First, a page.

As mentioned earlier, the unique composition of oats, combined with their subsequent processing, add to the unique organoleptic and nutrient experience accompanying the consumption of oat products. However, the processing of oats into foods accepted by consumers can result in changes in their nutritional composition. Recent studies by Zhang et al. ( Reference Zhang, Onning and Triantafyllou 20 ) into the impact of processing and storage on fortified oat beverages (oat milks( Reference Onning, Akesson and Oste 16 , Reference Onning, Wallmark and Persson 17 )) highlighted that ultra-high temperature pasteurisation (5–20 s at 140°C) required to ensure microbiological stability had minimal impact on vitamin content. However, prolonged storage up to 12 months resulted in the degradation of linolenic acid and vitamins A, D3 and B12. In addition, oat tocopherols and tocotrienols (in combination known as tocols, of which a-tocotrienol comprises 57–99 % of total oat tocols) suffer degradation due to elevated temperature-processing operations such as baking and extrusion( Reference Shewry, Piironen and Lampi 21 ).
Interestingly, heated extrusion has been shown to improve the functional properties of oat bran, leading to the extruded bran having more aggregates, higher gelatinisation temperature, higher solubility, swelling capacity, increased apparent viscosity and a decrease in the flow behaviour index( Reference Zhang, Bai and Zhang 22 ). The latter two changes have been proposed to be beneficial, as they could contribute to a slower gut transit and the perceived ‘fuller for longer’ of satiety effect( Reference Thies, Masson and Boffetta 23 – Reference Clemens and van Klinken 25 ). Extrusion has also been found to alter β-glucan's ability to decrease serum cholesterol. In breakfast cereals containing 3 g of β-glucan/serving, high molecular weight β-glucan (>530 000 g/mol) was able to decrease LDL-cholesterol. However, when the molecular weight of β-glucan was < 210 000 g/mol, the ability of the breakfast cereal to reduce LDL-cholesterol was decreased by 50 %( Reference Wolever, Tosh and Gibbs 26 ).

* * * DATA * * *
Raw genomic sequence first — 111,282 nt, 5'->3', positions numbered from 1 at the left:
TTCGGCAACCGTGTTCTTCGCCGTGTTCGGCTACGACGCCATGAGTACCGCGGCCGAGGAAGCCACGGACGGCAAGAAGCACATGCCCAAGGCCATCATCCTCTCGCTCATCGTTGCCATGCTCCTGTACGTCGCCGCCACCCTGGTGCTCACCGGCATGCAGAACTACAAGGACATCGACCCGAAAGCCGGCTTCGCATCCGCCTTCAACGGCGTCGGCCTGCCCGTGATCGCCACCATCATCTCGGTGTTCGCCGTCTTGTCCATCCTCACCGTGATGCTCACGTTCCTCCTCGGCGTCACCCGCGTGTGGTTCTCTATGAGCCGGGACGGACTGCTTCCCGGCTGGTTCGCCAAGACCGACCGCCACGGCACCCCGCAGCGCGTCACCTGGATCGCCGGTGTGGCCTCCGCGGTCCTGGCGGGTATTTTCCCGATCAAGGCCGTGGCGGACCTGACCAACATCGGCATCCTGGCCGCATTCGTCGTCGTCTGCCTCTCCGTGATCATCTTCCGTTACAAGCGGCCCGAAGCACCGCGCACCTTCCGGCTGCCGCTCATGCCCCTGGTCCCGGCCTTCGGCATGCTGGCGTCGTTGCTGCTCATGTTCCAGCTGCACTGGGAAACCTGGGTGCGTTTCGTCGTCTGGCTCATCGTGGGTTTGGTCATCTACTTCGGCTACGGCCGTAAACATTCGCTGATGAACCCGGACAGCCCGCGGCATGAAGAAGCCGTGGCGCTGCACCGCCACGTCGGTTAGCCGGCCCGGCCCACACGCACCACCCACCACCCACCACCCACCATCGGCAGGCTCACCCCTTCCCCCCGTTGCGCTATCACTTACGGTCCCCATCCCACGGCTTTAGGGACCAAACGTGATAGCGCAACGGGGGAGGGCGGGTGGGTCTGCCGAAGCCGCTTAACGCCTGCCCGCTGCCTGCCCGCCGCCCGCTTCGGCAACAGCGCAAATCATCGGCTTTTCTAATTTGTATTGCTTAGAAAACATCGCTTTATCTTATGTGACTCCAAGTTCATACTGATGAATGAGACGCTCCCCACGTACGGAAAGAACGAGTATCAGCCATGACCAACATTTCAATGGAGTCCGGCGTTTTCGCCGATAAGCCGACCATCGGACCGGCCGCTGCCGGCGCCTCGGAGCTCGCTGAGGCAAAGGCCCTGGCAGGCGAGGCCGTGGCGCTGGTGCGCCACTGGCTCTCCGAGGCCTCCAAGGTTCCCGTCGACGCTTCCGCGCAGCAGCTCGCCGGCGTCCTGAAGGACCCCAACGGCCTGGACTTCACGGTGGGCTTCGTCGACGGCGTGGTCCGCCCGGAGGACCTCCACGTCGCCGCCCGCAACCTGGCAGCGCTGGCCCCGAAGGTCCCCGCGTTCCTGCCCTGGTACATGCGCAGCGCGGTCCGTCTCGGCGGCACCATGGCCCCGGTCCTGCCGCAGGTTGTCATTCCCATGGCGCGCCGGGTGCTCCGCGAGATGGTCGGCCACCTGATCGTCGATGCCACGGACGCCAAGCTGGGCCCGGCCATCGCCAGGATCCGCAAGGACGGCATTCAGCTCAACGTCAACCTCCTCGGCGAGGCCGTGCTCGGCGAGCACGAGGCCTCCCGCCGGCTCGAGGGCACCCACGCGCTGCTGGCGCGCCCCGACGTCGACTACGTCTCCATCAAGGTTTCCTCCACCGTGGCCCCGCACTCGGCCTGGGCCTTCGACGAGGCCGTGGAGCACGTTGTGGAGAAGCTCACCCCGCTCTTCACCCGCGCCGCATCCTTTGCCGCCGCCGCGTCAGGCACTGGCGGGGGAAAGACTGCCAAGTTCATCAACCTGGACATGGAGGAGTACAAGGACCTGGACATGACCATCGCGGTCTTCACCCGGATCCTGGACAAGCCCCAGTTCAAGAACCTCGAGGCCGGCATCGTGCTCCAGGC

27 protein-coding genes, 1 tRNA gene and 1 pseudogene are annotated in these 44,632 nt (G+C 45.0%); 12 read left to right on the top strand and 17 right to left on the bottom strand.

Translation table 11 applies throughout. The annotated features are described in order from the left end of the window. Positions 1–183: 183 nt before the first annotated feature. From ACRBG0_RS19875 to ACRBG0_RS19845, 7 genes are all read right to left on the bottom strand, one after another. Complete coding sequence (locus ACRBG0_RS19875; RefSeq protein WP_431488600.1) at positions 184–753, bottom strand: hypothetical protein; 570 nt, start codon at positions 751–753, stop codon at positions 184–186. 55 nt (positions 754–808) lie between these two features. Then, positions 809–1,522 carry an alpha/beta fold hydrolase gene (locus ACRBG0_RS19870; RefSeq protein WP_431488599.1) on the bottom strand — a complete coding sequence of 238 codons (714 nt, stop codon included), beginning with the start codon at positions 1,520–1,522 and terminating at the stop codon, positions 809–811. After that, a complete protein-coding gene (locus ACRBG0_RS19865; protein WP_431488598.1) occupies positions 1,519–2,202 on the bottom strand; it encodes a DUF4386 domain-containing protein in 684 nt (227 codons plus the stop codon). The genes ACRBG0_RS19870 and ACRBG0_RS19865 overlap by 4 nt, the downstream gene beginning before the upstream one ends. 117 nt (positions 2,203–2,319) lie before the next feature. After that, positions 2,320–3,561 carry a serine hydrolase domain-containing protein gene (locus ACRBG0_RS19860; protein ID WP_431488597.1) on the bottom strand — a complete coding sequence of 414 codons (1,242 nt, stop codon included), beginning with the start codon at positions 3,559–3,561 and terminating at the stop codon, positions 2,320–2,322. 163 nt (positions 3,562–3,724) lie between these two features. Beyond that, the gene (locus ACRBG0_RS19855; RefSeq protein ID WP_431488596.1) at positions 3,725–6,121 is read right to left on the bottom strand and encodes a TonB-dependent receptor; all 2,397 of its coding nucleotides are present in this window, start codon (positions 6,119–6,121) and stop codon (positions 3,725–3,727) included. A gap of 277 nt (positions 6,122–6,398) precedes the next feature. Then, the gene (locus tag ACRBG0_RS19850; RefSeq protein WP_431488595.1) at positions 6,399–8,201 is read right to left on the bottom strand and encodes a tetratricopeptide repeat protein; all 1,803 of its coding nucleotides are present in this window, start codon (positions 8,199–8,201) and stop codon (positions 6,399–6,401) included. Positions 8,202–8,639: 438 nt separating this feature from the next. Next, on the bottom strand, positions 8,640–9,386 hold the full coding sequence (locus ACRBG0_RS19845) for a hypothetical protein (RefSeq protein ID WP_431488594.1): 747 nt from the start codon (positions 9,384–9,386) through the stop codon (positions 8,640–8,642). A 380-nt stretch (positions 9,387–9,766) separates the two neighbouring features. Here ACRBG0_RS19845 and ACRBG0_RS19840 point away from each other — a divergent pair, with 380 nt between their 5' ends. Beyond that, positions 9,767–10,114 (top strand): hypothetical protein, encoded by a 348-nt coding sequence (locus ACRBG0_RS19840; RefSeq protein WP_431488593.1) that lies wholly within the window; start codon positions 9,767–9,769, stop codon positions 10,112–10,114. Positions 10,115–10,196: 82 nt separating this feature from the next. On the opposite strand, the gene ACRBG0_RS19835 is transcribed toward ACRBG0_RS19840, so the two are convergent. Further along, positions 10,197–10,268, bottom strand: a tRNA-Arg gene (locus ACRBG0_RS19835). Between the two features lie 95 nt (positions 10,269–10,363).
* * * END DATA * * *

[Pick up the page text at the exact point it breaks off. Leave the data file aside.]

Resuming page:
Oats represent a uniquely nutritious food with an excellent lipid profile and high amounts of soluble fibre. However, an oat kernel is largely non-digestible and thus must be used in milled form if its nutritional benefits are to be realised. There are numerous steps in the milling process, the most important of which are dehulling to expose the digestible groat, heat processing to inactivate enzymes that cause rancidity, and cutting, rolling or grinding to convert the groat into a product that is a more convenient food, more able to be rapidly cooked and/or incorporated into other food products.
E. A. D., D. J. R., and D. S. each received an honorarium from Quaker Oats Company (a subsidiary of PepsiCo, Inc.) for attending a workshop in May 2012 to discuss the content of the supplement. E. A. D. (The University of Massachusetts), D. J. R. (The University of Nebraska) and D. S. (The James Hutton Institute) each received an unrestricted grant from the Quaker Oats Company.
D. S. is part of the QUOATS Consortium (http://www.quoats.org) that is jointly sponsored by BBSRC, DEFRA, SG-RESAS, WAG, AHDB and industry partners. D. S. acknowledges grant-in-aid and contract research funding from SG-RESAS for strategic research and MACSUR (http://www.macsur.eu) activities, respectively.
The authors’ contributions are as follows: E. A. D. reviewed articles for inclusion, and drafted the paper. D. S. and D. J. R. contributed to writing and editing the paper.
This paper was published as part of a supplement to British Journal of Nutrition, publication of which was supported by an unrestricted educational grant from Quaker Oats Co. (a subsidiary of PepsiCo Inc.). The papers included in this supplement were invited by the Guest Editor and have undergone the standard journal formal review process. They may be cited.
The Guest Editor to this supplement is Roger Clemens. The Guest Editor declares no conflict of interest.